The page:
The World Championship Twenty20 Cricket tournament
has just ended in South Africa
is a shortened form of an old game that can be very
long (five days) or one day 300 or so balls or pitches each team. Twenty20 is a game that can be finished within three and a half hours, is packed full of incident, and favors huge shots and athletic displays. It would have purists like my father rolling over in his grave, but it's exciting, attracts families to see it, and it makes pots of money.
What's more the most fanatical of all cricketing nations, India, has just won the tournament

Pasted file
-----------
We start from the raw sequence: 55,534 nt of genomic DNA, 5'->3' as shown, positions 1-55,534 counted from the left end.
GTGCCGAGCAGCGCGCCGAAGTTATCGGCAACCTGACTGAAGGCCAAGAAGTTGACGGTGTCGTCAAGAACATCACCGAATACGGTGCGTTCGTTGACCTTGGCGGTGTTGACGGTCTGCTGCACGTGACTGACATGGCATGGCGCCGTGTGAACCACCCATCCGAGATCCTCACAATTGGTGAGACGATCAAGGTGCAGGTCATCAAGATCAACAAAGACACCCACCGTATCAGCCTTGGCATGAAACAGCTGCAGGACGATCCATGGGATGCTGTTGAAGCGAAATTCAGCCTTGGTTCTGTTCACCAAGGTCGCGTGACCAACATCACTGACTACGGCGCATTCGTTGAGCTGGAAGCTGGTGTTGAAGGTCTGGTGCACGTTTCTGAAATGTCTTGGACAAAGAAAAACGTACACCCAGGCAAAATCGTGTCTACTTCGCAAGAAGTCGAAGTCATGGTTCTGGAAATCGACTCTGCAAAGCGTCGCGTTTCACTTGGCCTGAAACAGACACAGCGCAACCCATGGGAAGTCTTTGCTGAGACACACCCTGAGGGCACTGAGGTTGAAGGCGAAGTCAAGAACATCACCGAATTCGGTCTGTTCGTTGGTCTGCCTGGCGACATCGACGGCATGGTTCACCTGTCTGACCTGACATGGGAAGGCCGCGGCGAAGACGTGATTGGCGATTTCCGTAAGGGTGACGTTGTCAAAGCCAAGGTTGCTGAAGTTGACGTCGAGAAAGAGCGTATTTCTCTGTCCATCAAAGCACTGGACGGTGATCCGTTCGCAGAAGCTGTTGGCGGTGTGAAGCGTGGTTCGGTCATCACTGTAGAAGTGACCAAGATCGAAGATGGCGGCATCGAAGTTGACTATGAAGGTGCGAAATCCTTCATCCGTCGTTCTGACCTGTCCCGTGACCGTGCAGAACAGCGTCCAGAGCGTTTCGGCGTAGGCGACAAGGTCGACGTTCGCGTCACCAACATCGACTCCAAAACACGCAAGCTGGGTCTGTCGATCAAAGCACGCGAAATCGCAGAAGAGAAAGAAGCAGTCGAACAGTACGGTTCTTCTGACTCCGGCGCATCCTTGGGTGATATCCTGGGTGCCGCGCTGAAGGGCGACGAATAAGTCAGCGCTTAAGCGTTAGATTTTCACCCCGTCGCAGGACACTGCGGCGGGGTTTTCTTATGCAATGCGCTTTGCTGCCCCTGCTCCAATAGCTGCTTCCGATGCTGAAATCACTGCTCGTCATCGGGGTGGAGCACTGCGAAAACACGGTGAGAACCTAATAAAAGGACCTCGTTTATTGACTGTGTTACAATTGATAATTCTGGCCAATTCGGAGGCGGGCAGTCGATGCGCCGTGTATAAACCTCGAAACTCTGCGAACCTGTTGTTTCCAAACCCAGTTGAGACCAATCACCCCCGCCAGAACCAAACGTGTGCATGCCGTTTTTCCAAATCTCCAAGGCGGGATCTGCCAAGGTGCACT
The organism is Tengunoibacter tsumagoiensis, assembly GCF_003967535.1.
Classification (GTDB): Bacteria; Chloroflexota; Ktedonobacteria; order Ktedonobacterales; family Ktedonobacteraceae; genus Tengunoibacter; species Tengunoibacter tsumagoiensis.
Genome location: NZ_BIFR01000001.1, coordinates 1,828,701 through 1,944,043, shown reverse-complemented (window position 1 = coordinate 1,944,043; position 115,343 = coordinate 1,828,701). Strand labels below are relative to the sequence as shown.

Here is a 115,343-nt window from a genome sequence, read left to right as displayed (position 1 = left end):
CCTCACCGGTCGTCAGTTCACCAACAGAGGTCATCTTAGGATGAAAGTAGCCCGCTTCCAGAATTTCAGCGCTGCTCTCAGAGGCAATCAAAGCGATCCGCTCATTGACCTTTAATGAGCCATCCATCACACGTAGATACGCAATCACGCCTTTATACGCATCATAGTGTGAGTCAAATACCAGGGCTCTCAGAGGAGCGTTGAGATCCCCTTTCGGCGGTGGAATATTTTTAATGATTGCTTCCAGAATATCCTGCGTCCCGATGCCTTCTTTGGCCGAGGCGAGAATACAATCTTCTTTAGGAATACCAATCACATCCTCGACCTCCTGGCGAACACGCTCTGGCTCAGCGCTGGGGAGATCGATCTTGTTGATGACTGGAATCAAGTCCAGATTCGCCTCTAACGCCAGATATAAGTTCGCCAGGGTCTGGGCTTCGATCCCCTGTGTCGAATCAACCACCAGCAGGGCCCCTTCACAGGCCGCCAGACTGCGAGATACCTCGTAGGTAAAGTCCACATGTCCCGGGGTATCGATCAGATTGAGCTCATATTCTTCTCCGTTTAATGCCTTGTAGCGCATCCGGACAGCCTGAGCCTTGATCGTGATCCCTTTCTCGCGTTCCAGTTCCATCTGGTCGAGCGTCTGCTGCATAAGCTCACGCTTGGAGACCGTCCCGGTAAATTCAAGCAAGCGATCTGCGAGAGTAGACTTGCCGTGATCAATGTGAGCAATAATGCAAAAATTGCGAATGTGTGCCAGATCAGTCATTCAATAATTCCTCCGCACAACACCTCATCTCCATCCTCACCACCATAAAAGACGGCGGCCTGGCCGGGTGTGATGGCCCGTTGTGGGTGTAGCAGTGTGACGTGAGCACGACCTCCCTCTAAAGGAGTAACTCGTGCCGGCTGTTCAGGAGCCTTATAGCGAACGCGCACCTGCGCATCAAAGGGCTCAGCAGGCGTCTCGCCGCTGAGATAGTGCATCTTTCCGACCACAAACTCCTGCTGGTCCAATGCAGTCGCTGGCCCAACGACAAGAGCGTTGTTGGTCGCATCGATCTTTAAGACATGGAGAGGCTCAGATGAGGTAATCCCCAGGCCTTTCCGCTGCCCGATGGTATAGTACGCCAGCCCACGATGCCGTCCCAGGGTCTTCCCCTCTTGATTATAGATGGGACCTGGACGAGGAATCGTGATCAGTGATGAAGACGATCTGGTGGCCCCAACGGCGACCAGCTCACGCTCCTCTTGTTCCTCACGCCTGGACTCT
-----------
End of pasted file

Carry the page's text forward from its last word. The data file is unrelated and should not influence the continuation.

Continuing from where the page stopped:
: to universal acclaim and celebration. Some
are reading into the victory a sign that India is truly emerging as a confident world power, while others
fear that the success of the tournament and the embracing of the shortened form by one billion Indians, not to mention others around the world, will mean that the older, slower, infinitely more nuanced form of the game—the five-day Test Match—will disappear.
I doubt it. Twenty20 is like the arrival of Elvis Presley in 1956. It shook a whole world of music up, but people are still listening to Sinatra and Shostakovich. Like Presley, however, Twenty20 has the potential to open new markets to cricket, and show the world that a more diverse and color-blind sport it would be hard to find. Yes, cricket, that most traditional of games, finally goes rock 'n' roll!